Abstract 2284: Dissecting signaling networks involved in the tumor-microenvironment crosstalk in chronic lymphocytic leukemia (CLL)

  • Bhattacharya N
  • Caudron-Herger M
  • Busch H
  • et al.
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Crosstalk between tumor cells and the microenvironment is often a prerequisite for carcinogenesis. CLL, the most common leukemia in the western world, is an excellent model system to investigate this microenvironmental crosstalk. The dependence of the CLL cells for pro-survival support from the microenvironment is apparent from the induction of rapid spontaneous apoptosis in CLL cells in vitro unless they are cultured on feeder cells or treated with microenvironmental cytokines. CLL cells are also capable of inducing other non-malignant microenvironmental cells to form a pro-survival niche.We have used a tripartite strategy to characterize the interaction between CLL cells and their microenvironment. Firstly, we have quantified the interaction of pro-survival ligand-receptor pairs and their dose-response curves in primary CLL cells and non-malignant B cells. Of the ligand-receptor pairs tested, IL4 and CD40L were found to rescue primary CLL cells most effectively from apoptosis. The effector dependence of IL4 and CD40L displayed different saturation curves in CLL versus non-malignant B cells, pointing towards distinct differences in ligand-receptor interactions. Secondly, we have used a systems biology approach to identify central nodes in the survival network induced by the microenvironment. The model is generated from the kinetics of the transcriptome acquired from gene expression profiling CLL cells after microenvironmental stimulation. Via a procedure that involves gene-ranking, significance filtering and kinetic classification, deregulated genes have been identified. Model construction using these genes will yield central nodes which will be functionally validated on a cohort of patients. As a third approach, the pro-survival niche inducing property of CLL cells on other microenvironmental cells is studied by gene expression profiling differentiated monocytes, which arise when monocytes are cocultured with CLL cells (which support CLL survival) versus the differentiated monocytes which arise when cultured with non-malignant B cells. Analysis of the gene expression profiles revealed genes specifically deregulated due to the effect of CLL cells.This study will give us a deep insight into the signaling networks operating between the tumor and its microenvironment. This is certainly important for the identification of drug targets which can abrogate this interaction and thereby reduce the viability of the CLL cells in vivo.Note: This abstract was not presented at the AACR 101st Annual Meeting 2010 because the presenter was unable to attend.Citation Format: {Authors}. {Abstract title} [abstract]. In: Proceedings of the 101st Annual Meeting of the American Association for Cancer Research; 2010 Apr 17-21; Washington, DC. Philadelphia (PA): AACR; Cancer Res 2010;70(8 Suppl):Abstract nr 2284.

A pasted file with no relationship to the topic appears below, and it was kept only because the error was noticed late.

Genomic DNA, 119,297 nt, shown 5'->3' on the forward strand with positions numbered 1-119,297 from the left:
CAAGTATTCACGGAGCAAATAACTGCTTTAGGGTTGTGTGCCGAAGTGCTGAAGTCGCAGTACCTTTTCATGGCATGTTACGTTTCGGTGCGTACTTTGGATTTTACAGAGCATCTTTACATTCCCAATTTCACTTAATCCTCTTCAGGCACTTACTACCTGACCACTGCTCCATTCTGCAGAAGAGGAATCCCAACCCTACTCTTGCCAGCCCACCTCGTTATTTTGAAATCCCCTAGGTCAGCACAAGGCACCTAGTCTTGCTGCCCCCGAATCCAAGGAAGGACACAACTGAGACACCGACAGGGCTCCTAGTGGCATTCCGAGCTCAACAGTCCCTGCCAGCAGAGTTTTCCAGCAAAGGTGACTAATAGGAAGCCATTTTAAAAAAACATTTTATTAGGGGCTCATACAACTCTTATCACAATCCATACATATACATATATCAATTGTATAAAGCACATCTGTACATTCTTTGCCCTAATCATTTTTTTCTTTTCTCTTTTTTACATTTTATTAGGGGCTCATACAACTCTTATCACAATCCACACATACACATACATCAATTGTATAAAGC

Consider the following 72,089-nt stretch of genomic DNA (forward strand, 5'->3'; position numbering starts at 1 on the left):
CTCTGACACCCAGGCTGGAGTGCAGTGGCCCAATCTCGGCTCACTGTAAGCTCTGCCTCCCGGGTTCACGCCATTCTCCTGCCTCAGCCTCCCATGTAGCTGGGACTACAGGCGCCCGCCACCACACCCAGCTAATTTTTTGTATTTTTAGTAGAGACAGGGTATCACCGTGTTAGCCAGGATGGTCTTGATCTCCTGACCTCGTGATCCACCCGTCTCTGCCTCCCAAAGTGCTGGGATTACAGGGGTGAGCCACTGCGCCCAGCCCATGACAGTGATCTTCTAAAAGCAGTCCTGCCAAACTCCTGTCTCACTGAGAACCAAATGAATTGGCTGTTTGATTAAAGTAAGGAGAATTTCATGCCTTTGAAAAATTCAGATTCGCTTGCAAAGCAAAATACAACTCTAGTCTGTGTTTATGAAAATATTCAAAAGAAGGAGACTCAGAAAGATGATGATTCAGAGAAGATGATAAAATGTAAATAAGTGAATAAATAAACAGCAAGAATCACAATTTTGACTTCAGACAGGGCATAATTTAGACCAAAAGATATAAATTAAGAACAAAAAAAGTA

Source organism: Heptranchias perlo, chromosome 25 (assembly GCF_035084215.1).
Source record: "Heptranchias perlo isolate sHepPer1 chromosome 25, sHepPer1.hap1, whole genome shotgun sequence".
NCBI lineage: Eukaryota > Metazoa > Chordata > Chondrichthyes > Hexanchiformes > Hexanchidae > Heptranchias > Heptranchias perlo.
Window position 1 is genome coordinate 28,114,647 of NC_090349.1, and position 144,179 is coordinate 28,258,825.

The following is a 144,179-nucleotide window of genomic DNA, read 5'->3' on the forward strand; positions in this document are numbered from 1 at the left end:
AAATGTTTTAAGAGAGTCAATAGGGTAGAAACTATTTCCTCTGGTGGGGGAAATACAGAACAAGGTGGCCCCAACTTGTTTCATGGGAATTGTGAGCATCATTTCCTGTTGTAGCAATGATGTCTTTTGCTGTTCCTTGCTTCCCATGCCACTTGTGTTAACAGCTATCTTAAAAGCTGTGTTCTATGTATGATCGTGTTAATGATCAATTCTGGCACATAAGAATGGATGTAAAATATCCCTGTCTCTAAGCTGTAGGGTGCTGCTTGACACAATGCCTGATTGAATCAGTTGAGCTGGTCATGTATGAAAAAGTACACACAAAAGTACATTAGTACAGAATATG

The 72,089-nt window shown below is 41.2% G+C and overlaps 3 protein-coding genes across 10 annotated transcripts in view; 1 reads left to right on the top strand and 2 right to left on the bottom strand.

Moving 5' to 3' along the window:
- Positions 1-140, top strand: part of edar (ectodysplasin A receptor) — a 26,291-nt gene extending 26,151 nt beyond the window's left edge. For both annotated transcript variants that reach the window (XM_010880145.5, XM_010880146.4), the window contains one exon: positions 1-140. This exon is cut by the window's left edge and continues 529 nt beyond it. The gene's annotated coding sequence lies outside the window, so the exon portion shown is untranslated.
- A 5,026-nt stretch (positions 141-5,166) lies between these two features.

Bhattacharya, N., Caudron-Herger, M., Busch, H., Rippe, K., Doehner, H., Stilgenbauer, S., & Mertens, D. (2010). Abstract 2284: Dissecting signaling networks involved in the tumor-microenvironment crosstalk in chronic lymphocytic leukemia (CLL). Cancer Research, 70(8_Supplement), 2284–2284. https://doi.org/10.1158/1538-7445.am10-2284

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